Rick Francis

With the start of the 2020 Missouri legislative session this week, I'm very excited to be back at the Capital.

As we start the New Year, the Missouri economy is strong and we have a very low unemployment rate. Many employers that I speak to are actually looking for employees.

At this time, the State anticipates a 2.4 percent increase in general revenue during 2020. Which is great as we look to fulfill our constitutional duty to balance our Missouri budget. I'm proud to say that we have been fiscally responsible over the past two years, and have actually managed to leave $100 million in reserves each year. Providing a rainy day fund in case of a catastrophe or revenue shortfalls. Here are some of the things that I think will be priorities for this session.

Wayfair Tax - an issue dealing with internet sales. A Supreme Court decision said that businesses without a physical presence in a state with more than 200 transactions or $100,000 in-state sales, can be made to remit sales taxes on transactions. Internet sales would be collecting sales tax the same as brick and mortar stores in Missouri do. This will be controversial because it can be seen as a tax increase, but Missouri businesses will say it works to level the playing field.

Personal Property Taxes – a tax that people dislike the most. In past legislative sessions there have been bills to do away with personal property taxes, those failed. Because of so many initiative petitions that bypass the legislative process this issue may be on the ballot in the future. Personal Property taxes generate about 1.5 billion in revenue which supports; schools, health services, sheltered workshops, county governments, fire districts, law enforcement, etc. If this tax is no longer collected, how will these services be supported? In a future capital report, I will share what personal property taxes are spent on in Bollinger, Madison and Perry counties.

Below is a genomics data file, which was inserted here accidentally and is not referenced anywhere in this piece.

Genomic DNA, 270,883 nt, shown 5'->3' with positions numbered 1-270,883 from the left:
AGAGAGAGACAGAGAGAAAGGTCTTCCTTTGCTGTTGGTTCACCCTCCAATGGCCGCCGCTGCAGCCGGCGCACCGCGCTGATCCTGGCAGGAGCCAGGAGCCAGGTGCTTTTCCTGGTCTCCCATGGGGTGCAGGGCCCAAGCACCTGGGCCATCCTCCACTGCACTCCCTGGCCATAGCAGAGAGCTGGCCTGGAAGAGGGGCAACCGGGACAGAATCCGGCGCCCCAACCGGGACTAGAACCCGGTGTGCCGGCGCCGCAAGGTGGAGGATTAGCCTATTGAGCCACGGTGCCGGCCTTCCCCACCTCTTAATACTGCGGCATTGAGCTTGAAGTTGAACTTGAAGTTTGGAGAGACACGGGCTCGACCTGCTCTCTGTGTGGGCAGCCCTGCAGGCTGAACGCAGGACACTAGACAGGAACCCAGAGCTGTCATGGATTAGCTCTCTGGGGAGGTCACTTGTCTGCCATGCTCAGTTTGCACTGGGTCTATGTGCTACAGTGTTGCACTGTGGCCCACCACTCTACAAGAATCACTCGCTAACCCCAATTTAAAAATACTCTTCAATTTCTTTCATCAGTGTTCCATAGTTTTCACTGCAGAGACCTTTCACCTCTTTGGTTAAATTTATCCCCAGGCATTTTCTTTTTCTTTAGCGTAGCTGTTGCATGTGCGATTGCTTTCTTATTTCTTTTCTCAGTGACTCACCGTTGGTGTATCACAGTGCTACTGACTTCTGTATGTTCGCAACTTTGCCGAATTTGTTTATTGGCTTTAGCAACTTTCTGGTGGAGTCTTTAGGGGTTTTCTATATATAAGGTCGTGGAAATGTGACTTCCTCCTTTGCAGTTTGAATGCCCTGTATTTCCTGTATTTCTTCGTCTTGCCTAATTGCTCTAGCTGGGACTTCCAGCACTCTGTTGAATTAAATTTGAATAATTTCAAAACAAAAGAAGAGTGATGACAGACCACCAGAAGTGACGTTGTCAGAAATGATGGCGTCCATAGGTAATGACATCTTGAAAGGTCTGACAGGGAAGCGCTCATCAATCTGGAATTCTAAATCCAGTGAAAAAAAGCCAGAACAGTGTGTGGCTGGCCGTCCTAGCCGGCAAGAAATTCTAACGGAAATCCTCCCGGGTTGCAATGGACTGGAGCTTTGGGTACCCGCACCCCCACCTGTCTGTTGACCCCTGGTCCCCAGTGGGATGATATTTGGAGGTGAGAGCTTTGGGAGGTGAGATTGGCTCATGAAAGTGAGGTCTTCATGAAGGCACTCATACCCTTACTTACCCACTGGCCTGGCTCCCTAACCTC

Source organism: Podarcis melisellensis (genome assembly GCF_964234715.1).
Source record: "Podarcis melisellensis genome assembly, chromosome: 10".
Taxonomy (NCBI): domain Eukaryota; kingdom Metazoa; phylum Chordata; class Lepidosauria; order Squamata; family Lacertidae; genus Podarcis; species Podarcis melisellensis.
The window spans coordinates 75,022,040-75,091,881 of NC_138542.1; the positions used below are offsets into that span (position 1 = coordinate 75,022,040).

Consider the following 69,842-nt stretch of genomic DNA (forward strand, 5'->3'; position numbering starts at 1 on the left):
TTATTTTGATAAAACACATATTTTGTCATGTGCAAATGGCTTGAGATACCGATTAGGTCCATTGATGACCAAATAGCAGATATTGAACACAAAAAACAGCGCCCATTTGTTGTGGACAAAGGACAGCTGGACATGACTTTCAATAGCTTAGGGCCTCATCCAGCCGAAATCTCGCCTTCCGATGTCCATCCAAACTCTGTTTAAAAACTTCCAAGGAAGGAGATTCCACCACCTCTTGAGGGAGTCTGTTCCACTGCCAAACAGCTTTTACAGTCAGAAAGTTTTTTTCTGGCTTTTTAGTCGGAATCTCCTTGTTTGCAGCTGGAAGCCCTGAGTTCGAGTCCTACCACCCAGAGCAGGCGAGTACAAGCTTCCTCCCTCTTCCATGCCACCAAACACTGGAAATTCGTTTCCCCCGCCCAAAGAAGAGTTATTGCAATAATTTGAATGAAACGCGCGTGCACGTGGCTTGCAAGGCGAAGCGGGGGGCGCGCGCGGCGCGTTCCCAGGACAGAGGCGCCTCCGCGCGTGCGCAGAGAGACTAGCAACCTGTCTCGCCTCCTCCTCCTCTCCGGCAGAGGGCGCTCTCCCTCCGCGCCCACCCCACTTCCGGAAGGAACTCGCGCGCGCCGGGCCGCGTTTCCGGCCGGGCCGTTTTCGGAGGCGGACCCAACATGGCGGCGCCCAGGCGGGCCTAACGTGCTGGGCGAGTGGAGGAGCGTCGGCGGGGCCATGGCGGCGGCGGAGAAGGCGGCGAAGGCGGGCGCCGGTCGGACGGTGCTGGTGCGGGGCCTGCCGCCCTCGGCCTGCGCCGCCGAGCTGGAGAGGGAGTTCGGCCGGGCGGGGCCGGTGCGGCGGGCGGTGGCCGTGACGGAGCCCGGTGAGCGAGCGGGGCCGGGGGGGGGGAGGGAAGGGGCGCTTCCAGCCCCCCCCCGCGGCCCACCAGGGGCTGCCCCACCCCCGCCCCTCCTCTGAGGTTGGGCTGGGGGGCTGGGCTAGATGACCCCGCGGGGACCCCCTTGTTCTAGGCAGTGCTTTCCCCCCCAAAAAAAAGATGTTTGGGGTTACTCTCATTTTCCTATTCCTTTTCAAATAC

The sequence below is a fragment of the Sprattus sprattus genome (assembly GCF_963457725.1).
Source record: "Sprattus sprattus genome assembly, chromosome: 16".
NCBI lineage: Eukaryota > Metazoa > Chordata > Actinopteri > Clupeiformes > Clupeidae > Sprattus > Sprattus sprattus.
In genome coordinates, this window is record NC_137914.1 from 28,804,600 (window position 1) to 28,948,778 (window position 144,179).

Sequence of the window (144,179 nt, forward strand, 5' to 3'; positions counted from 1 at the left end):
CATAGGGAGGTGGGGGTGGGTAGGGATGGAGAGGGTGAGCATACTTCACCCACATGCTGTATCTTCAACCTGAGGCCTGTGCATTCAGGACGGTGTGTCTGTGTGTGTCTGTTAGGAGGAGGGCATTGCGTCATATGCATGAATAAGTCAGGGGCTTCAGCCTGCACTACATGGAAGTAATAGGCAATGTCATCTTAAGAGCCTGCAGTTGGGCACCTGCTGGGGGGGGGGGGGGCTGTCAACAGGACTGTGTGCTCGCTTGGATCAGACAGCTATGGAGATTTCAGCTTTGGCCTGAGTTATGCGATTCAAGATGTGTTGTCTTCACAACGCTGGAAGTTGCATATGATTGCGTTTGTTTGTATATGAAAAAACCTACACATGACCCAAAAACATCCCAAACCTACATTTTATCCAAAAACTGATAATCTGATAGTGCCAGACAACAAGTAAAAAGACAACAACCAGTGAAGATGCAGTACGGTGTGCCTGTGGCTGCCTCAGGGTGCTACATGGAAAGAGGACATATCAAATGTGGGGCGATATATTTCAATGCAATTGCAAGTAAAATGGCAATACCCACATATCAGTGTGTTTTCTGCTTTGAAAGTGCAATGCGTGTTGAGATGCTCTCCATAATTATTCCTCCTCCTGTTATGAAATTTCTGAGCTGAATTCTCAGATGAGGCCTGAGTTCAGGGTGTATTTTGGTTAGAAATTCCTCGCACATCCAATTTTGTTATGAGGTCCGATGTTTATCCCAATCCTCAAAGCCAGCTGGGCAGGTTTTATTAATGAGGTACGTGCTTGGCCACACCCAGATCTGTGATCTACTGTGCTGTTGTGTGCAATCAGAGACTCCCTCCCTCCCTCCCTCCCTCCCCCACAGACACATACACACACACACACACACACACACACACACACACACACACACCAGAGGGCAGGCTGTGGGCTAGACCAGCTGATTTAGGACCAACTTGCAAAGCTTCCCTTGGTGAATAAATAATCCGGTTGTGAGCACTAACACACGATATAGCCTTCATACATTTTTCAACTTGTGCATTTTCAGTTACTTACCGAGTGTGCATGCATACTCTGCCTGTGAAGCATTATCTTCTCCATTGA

VLT (Video, Lottery Terminal) Gambling - the regulation of illegal gambling machines that seem to be popping up all over our state could be a major issue this session. These machines are in truck stops, and restaurants, lodges, etc. Should we regulate this practice and collect taxes on them? Another part of this discussion will include allowing online gambling and taxing it. So, do we ban all illegal machines or regulate them and tax them?

I'm expecting a very interesting session. These are only a few of the issues I expect to be debated during this session. I will continue to keep sharing our state issues with you throughout this session.

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